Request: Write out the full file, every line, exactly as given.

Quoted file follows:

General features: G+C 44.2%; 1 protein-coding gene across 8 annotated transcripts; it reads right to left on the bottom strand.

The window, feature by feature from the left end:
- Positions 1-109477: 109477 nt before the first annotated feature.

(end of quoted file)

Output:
General features: G+C 44.2%; 1 protein-coding gene across 8 annotated transcripts; it reads right to left on the bottom strand.

The window, feature by feature from the left end:
- Positions 1-109477: 109477 nt before the first annotated feature.